Like most on this site I go back and forth on Dozier. I want to believe that he will be better than last year as he had a really nice second half. Since most of his success came largely from one area of the plate it seems likely that there will be some regression as he adjusts to the new approaches likely thrown his way this coming season. As much as I believe in Dozier I think he will likely have a tough year next year and IMO he will regress. I hope I can eat some crow for this comment.

#10 TheLeviathan

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Posted 09 January 2014 - 10:03 AM

This seems like a pretty textbook way for a young player to find success. I worry the league's adjustment to him is going to force some really significant struggles on Dozier.

Hopefully he adjusts enough himself that we can count on him long-term.

#11 Brock Beauchamp

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Posted 09 January 2014 - 10:50 AM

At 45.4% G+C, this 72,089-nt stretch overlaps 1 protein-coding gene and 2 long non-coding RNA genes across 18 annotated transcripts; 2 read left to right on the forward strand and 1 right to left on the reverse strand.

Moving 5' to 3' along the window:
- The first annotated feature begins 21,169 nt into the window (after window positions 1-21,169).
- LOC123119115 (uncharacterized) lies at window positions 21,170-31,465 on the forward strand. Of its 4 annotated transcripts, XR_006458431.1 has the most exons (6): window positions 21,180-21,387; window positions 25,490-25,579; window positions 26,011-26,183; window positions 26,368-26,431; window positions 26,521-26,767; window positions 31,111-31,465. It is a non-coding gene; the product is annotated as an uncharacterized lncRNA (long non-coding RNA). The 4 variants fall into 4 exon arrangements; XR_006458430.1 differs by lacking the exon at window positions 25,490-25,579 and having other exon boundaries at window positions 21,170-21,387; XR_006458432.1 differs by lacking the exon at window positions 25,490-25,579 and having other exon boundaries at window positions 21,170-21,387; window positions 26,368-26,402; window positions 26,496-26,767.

This seems like a pretty textbook way for a young player to find success. I worry the league's adjustment to him is going to force some really significant struggles on Dozier.

Hopefully he adjusts enough himself that we can count on him long-term.


His power is almost certain to regress but I look at a decrease in overall swings, a decrease in swings outside the zone, and a guy who is laying off breaking balls and see a player who has a floor of an acceptable stop-gap solution at second with an upside of 2-3 wins on a yearly basis.

The key to Brian Dozier is not getting lucky with homers, it's not swinging at bad pitches. Players who don't swing at bad pitches rarely play their way out of a lineup.

#12 Siehbiscuit

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Posted 09 January 2014 - 11:14 AM